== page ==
Washington International Law Journal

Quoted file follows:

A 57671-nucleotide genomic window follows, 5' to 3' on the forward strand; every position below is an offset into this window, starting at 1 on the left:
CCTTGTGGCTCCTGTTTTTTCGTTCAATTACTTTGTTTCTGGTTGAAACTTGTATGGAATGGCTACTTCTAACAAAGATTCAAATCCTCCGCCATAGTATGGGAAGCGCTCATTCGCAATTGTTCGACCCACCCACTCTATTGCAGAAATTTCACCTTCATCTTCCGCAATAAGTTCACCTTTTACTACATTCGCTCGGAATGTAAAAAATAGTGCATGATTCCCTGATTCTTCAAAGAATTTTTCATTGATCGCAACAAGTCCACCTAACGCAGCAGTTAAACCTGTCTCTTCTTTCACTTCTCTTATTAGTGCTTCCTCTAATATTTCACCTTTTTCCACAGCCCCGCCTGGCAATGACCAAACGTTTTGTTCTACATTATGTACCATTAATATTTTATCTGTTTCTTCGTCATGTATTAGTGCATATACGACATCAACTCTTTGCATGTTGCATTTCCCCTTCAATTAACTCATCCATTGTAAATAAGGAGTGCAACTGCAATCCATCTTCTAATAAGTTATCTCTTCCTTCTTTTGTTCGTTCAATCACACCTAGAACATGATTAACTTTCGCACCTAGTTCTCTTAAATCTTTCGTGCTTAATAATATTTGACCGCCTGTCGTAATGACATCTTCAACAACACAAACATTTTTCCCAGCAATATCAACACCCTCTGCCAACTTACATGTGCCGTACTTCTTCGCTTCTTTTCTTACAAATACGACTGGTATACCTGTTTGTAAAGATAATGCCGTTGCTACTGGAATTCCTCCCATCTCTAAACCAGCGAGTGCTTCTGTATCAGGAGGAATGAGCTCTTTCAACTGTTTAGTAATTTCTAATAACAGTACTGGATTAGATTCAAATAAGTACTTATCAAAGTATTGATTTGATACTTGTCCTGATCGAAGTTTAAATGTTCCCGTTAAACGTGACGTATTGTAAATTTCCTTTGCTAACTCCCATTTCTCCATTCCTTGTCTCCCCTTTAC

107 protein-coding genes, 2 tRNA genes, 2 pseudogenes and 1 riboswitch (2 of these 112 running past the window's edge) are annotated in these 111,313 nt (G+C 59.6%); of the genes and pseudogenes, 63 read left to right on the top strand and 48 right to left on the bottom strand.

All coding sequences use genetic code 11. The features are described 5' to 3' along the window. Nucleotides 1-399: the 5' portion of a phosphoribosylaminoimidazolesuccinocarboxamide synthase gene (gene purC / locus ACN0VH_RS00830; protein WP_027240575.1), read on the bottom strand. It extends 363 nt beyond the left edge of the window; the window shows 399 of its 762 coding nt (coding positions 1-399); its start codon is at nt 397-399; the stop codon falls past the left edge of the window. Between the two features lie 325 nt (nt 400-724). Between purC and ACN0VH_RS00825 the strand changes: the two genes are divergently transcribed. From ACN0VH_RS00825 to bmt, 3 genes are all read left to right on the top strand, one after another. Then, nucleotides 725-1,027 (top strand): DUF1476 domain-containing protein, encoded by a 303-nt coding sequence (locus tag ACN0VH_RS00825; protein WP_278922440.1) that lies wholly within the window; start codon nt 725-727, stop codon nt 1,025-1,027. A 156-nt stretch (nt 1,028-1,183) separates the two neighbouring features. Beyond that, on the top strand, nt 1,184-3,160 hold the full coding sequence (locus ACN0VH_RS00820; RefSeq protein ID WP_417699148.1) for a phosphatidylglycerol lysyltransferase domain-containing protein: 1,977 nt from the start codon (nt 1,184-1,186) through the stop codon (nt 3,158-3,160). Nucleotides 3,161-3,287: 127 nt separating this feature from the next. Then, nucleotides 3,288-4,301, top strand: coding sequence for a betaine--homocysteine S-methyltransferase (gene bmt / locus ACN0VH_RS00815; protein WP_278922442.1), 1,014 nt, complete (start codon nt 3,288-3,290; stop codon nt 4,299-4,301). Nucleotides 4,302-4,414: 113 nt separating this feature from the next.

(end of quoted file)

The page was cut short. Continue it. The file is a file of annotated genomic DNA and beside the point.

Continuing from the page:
Illegal logging in the tropical forests of Papua New Guinea is one of the greatest threats to the forests and indigenous people of this island nation. Increasing pressure from the commercial logging industry, legislation that restrains customary ownership, and an unclear legal basis for this ownership subjects the indigenous people of Papua New Guinea to unscrupulous, unsustainable, and illegal logging practices. As a region central to the preservation of global ecological and cultural diversity, the devastating consequences of illegal logging in Papua New Guinea have become nationally and internationally significant. Customary ownership of the forests by the indigenous clans of Papua New Guinea is one of the best mechanisms for indigenous peoples to curtail these illegal activities. Because indigenous peoples are the most dependent upon and familiar with forest resources, they have the most incentive to protect them. Indigenous Papua New Guineans can claim constitutional customary ownership over ninety-seven percent of the forested land in their country. Their claim is further strengthened by international law, which calls for empowerment of indigenous peoples and recognition of their customary laws. The indigenous peoples of Papua New Guinea, however, cannot use their customary law to the fullest extent possible in protecting their forests until the Forestry Act of 1991 is revised and customary ownership is given a clear, legal basis through further development in the land courts.

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